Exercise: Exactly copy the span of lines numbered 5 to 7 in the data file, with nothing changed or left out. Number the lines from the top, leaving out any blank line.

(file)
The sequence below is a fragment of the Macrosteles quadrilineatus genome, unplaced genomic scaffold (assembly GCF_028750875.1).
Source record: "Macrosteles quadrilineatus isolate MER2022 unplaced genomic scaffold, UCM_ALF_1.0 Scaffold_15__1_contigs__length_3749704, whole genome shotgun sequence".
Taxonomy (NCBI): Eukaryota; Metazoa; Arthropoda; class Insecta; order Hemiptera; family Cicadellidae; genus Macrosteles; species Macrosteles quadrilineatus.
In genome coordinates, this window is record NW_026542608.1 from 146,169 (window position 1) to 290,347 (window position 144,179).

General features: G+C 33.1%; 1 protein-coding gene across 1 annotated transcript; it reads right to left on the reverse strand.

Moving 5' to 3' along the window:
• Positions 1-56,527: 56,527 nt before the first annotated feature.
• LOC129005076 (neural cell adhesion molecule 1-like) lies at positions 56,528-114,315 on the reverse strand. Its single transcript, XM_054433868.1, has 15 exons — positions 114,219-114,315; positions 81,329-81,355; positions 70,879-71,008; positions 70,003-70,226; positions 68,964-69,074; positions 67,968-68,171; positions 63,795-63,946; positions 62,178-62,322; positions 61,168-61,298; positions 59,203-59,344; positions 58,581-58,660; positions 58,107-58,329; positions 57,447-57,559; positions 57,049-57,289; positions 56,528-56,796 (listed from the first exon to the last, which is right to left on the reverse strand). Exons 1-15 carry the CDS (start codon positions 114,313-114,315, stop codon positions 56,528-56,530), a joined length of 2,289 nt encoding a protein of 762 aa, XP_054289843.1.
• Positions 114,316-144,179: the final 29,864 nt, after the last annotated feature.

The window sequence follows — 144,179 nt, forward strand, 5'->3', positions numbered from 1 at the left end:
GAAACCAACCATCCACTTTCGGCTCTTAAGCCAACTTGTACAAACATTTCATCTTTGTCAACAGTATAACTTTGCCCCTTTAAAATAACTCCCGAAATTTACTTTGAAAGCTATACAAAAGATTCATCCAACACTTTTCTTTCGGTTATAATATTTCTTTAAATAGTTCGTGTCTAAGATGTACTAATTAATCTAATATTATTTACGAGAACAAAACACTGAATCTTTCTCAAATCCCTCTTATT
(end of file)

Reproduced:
General features: G+C 33.1%; 1 protein-coding gene across 1 annotated transcript; it reads right to left on the reverse strand.

Moving 5' to 3' along the window:
• Positions 1-56,527: 56,527 nt before the first annotated feature.